“Duck! The ceiling is going to cave!” I heard this countless times as a less active member when I finally attended church. It wasn’t funny the first time I heard it, and it became more offensive each time thereafter. Hint: No matter how well you think you know someone, or how close you think you are to someone, this will sting. The person may never tell you, but sting it will.
I was not active in church for 20 years, and I think I have a pretty good idea how it feels to be less active. Let me clear up the biggest misconception about less active members. Latter-day Saints often believe that people become less active because they “lost their testimony,” “their testimony wasn’t strong enough,” or they “never had a testimony in the first place.” This simply is not true. I have no statistics to support this (how could you possibly get statistics about something like this). You’ll just have to understand that this is an area where I’ve had lots of personal experience.
My father was raised a Christian Scientist, converted to The Church of Jesus Christ of Latter-day Saints, became less active, checked himself into a Catholic hospital to die, and asked for an Episcopal funeral because my mother was the secretary at the Episcopal Church. When he died, The Book of Mormon had a prominent place on the back of the toilet—his “reading room.” My sister and I took turns reading him his favorite scriptures from the Bible and the Book of Mormon the day he died. He had not attended The Church of Jesus Christ of Latter-day Saints in years, but he read the Book of Mormon, and he had a testimony.
In the 20-year period that I was less active, I read the Book of Mormon six times cover to cover (in addition to reading individual passages on a regular basis). I know members (unfortunately) who attend church every Sunday and yet have never read the Book of Mormon cover to cover in their entire lives. I had a strong testimony, never lost it, and indeed it grew while I was less active.
The Naked Truth
Prepare yourself. This will hurt. Most less active members don’t come to church because you hurt their feelings. Yes, you. Not the member sitting next to you, across from you, or who lives down the street from you. It may have been quite innocent. You may never know what you did, or what you said. There is one thing that is certain. If you don’t think you’ve ever hurt someone’s feelings, then you must believe you are on the same playing field with the Savior.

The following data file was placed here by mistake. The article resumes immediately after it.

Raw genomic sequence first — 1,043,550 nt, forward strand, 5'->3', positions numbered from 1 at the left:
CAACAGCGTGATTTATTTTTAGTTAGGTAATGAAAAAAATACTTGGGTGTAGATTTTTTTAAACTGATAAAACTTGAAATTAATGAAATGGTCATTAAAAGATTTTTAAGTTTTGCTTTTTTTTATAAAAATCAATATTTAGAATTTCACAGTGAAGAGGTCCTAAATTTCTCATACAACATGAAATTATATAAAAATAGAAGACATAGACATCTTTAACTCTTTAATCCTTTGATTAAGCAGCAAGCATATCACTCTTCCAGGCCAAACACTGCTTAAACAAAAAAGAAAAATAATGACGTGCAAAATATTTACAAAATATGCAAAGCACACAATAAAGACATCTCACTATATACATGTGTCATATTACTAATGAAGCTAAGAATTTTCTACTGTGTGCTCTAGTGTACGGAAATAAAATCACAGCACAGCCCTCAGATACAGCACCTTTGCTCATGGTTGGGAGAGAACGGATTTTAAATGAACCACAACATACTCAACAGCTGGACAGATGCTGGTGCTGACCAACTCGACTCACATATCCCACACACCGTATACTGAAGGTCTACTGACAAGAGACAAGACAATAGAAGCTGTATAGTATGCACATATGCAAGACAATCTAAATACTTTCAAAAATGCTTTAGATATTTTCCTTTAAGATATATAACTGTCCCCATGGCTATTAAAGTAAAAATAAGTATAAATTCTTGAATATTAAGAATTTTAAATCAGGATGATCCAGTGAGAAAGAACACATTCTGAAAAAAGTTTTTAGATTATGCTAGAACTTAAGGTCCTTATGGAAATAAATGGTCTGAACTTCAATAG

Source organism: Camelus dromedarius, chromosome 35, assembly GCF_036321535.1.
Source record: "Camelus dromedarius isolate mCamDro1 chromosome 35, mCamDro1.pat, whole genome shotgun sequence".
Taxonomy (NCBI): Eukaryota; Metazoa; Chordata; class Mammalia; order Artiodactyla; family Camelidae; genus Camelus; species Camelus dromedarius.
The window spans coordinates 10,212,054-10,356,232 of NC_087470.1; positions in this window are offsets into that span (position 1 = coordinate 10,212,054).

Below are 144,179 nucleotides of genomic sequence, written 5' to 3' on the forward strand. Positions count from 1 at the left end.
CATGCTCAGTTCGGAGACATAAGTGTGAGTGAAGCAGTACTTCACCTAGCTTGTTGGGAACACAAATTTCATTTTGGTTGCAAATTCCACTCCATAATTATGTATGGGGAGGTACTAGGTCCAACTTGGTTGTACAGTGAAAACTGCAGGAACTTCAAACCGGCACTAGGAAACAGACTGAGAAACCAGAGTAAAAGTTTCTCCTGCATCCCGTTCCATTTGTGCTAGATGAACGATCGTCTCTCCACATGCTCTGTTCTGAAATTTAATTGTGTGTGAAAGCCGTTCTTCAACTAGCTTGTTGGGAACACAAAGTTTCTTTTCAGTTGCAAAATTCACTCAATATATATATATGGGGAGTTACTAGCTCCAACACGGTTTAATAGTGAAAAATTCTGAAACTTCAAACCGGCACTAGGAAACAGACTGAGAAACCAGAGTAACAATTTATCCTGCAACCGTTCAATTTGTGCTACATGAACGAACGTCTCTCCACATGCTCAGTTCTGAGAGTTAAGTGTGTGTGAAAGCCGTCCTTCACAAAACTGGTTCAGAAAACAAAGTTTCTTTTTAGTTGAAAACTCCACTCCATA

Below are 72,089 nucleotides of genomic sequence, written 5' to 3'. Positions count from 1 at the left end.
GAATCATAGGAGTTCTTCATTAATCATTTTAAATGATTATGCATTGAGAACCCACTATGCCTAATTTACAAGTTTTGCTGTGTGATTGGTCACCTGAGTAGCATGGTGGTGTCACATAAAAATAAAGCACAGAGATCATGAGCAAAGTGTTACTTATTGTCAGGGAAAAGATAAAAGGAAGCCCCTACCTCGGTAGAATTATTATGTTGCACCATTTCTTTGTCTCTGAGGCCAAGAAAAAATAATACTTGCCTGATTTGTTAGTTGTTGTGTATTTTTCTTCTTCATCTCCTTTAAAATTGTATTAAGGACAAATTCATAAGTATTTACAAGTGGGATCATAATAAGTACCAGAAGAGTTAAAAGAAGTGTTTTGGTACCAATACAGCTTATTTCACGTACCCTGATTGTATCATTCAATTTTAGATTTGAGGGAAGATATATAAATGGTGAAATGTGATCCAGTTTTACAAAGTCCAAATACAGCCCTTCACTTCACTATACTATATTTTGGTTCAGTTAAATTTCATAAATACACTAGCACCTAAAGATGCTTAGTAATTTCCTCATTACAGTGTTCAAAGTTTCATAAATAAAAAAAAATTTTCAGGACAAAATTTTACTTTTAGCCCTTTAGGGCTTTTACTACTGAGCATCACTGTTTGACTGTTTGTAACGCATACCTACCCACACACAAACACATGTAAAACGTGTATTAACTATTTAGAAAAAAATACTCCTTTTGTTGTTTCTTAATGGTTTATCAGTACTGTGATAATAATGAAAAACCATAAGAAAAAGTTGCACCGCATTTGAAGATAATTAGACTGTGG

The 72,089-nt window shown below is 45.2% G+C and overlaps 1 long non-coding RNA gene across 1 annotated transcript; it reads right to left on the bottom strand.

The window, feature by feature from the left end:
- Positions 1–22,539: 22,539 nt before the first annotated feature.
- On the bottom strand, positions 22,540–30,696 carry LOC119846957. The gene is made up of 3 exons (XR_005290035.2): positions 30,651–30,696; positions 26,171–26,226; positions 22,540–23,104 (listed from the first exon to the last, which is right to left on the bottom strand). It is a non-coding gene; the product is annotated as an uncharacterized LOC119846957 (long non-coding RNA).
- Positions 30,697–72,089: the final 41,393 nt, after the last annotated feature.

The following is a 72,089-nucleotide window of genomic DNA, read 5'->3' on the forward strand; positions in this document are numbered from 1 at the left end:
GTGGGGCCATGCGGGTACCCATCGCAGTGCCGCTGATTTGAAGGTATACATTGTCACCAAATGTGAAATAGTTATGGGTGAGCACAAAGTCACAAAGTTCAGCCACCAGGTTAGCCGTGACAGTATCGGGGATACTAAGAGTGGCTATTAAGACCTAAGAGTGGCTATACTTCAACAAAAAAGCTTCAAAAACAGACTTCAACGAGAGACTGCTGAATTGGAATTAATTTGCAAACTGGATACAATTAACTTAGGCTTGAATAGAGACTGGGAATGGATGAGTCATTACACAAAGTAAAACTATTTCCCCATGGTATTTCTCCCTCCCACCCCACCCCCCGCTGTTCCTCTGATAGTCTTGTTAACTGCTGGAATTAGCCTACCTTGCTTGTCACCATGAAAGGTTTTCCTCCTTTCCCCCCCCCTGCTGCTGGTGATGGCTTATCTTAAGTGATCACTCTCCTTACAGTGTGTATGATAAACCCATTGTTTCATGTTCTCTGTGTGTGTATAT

Since we all are responsible for hurting someone’s feelings at some point, then we all must be responsible to fix it.
The fix isn’t easy, and it requires time and patience. It is a rare occurrence when hurt feelings can be mended overnight. Sometimes it takes weeks, months, or years. In my case, it took 20 years. It takes good people who are friends with you even if you are not going to church—friends who don’t mention the church unless you bring it up first. It takes home teachers who actually show up, and who are not condescending when they do show up. It takes visiting teachers who don’t say, “I don’t have anything in common with her,” or “I feel uncomfortable there,” or “I have to take a shower afterwords because of the cigarette smoke.” I was a Relief Society President for several years, and I’ve heard it all.
The Wrong Moves
Here’s a list of “don’ts”:
Don’t criticize and don’t judge are obvious. Don’t assume you know why someone is not attending church, because you are probably wrong. Don’t assume you know how the person feels, because unless you have been there, you probably don’t. Don’t push a less active member to go to church, because the person will most likely push back. If the person confides in you his/her reason for not going to church, don’t minimize his/her feelings. Those feelings are valid, and it’s not your place to tell someone how to feel.
The Right Moves
Here’s a list of “dos”:
A friend is a friend in good times and in bad, whether he/she attends church, or not. If you are serving someone (with humility and love; not because you think you have to), it’s easier for that person to open up to you. Home teaching and visiting teaching are considered four-letter words to a lot of members. Just remember that LOVE is a four-letter word. I’ve learned the last few years that often less active members who won’t let me in their home will let me correspond by mail and often friend them on Facebook.
Recently a less active sister, who still won’t let me in her home, sent me a Facebook message telling me how much she enjoys my monthly letters, hearing about my family, and receiving a spiritual message. She told me that she had been speaking with her mother in American Samoa and her mother wants me to write letters to her including spiritual messages. My first thought: I’m sure she has her own visiting teacher; I don’t have time for this. My second thought: This is a way I can serve the sister I’m supposed to be visiting, and it may help her mother as a bonus.
I can’t say enough about patience. My husband waited 17 years to be sealed to me in the temple. My friends loved and served me for all the years I was less active. Last year one of those friends passed through the veil. I don’t know what I’m going to do the next time something breaks in my home. This man knew every inch of my house and all its idiosyncrasies. He was there when I built a headboard for my bed and then realized it was so large and bulky that it would take power tools and brains to install it. He was there for dry rot in the bathroom, warping hardwood floors, and a new roof. He was in it for the long haul. There were others who were in it for the long haul with me. Without them all, I would still be out there as the lost sheep—the one.
Laurie White is a grandmother in Sacramento, California.You can find her on Twitter as @LaurieBee, or